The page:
I think you know me and my personality. I’m an optimist. I like positive thinking. I do not like negative, energy-sucking vampires and naysayers.
But I’m also a realist.
And I’ve been around long enough to know that the economy will not just continue its upward trajectory indefinitely.
Winter is coming, whether it’s later this year, next year, 2021 or beyond.
As an independent contractor or business owner, you are extremely vulnerable when things turn south.
Especially if you haven’t prepared.
So that’s what today’s #TomFerryShow is all about – helping you make the adjustments necessary now so you’re in a prime position to capitalize on an economic downturn instead of becoming a victim of it. I’ve got eight tips to help you stockpile cash between now and whenever that shift occurs.
Let’s get started…
Tip No. 1: Develop A Laser Focus on Top-Line Revenue
On a daily, weekly and monthly basis, you need to be thinking about how much money you’re bringing in YoY.
Pay attention to those leading and lagging indicators, and ask yourself every day “What am I going to do today to move the needle on revenue?”
- How can you attract more clients?
- How can you convert more clients?
- How can you deliver more value to the marketplace?
Tip No. 2: Become Ruthless about ROI
Focusing on a specific return on investment for every dollar you spend on your business will make you a better businessperson.
Not only because you’re spending money more wisely, but because that awareness will increase your focus and motivate you to do whatever is necessary to hit your ROI goals.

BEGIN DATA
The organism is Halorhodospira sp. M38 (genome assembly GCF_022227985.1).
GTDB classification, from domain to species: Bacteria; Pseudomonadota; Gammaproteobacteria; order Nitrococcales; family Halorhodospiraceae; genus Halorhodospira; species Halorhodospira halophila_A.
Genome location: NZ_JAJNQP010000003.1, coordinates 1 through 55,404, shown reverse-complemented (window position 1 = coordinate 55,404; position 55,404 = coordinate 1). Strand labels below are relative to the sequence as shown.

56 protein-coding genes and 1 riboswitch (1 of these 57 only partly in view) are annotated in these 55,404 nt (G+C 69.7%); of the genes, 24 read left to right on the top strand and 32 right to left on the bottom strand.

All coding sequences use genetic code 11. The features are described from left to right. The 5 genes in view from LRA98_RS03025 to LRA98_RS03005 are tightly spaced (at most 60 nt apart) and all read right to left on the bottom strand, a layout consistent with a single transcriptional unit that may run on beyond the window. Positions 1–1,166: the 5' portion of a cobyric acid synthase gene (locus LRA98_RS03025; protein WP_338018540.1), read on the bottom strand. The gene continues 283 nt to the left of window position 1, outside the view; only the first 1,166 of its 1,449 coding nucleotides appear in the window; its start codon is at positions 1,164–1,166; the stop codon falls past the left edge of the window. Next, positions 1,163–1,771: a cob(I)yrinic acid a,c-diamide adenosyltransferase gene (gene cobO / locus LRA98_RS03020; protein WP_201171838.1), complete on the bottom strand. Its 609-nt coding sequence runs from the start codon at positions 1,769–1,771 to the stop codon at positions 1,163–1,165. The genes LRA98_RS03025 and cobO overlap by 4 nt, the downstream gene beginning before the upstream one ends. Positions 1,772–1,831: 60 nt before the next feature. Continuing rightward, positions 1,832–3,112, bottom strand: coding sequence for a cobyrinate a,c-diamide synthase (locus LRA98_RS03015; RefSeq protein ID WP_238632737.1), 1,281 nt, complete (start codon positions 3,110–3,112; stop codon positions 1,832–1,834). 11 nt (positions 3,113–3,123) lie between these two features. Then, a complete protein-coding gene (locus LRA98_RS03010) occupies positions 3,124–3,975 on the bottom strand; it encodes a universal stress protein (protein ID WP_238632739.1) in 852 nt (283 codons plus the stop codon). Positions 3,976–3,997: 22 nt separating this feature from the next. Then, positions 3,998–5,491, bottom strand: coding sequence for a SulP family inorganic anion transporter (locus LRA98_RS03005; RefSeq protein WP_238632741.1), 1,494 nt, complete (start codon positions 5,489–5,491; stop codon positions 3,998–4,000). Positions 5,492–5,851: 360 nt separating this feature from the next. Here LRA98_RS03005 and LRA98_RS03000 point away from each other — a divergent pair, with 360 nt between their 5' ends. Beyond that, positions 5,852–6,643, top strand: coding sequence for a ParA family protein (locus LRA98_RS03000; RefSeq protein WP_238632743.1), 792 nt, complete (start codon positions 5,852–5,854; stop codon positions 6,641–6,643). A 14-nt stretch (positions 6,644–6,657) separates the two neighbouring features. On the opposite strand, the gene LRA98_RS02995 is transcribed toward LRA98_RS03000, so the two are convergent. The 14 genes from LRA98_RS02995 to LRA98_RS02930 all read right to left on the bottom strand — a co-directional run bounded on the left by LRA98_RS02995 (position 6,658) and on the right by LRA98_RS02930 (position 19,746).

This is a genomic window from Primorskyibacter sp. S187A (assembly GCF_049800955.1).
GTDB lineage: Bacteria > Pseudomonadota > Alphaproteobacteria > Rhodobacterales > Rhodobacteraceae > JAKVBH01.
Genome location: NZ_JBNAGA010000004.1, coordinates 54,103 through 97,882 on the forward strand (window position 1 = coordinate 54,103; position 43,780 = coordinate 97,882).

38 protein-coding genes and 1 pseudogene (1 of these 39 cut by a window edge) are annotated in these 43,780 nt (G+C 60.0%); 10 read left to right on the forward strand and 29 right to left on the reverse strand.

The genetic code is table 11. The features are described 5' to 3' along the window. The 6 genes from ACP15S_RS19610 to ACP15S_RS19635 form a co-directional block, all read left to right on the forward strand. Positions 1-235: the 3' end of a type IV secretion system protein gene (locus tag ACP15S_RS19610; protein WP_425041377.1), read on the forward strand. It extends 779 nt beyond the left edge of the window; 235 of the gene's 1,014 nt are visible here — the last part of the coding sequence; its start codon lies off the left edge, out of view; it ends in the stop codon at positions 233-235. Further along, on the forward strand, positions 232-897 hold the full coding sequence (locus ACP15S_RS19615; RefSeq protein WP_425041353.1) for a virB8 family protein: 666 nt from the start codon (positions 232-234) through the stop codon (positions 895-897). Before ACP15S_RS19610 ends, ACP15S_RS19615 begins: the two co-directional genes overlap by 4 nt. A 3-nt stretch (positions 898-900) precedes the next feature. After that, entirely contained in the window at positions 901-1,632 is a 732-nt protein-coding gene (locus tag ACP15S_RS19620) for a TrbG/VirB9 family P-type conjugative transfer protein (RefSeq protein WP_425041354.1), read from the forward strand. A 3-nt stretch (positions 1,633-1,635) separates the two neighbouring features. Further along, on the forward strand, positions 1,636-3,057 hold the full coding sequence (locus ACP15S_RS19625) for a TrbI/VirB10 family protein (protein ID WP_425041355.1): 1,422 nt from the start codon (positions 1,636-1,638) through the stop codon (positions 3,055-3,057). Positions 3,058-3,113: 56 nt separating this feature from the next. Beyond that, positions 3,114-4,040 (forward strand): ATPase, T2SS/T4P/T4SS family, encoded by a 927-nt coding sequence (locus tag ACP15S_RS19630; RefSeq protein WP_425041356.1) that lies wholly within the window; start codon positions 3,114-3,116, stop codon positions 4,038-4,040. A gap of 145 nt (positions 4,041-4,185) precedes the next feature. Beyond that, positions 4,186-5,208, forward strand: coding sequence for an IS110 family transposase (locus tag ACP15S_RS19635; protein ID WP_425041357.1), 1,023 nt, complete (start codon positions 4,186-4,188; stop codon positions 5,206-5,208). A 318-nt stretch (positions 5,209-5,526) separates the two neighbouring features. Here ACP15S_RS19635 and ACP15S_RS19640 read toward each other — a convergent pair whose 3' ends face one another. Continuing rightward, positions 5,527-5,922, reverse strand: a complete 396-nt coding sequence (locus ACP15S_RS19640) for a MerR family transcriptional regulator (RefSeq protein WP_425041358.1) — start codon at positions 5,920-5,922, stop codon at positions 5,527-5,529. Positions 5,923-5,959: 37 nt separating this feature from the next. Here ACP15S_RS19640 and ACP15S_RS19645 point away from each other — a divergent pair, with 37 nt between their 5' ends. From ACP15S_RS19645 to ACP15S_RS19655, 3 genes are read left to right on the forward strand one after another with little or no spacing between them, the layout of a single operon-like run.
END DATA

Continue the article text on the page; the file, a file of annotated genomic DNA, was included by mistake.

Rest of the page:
Tip No. 3: Never Give Up on Leads
The old cliché is that good agents follow up until their leads “buy or die.”
It’s a great approach to emulate if your goal is to stockpile cash. Become relentless in your follow up and see what it does for your revenue stream and cash flow.
Tip No. 4: Start Living Off Less/Stop Buying Dumb Shit
You ever open your bank or credit card statement and amaze yourself with all the unnecessary purchases you made over the last month?
The impulse purchases. Eating out more often than you probably should. New gadgets you don’t really need. Fifty bucks here, twenty there, a hundred over there…
That stuff adds up quickly!
Most of it is caused by unchecked emotions. You buy stuff for a momentary thrill, but what you’re really doing is setting yourself up for disaster when winter arrives.
Make smarter decisions. Be more frugal. Make sure you have something meaningful to show for all the hard work you do instead of spending it on dumb shit you don’t really need.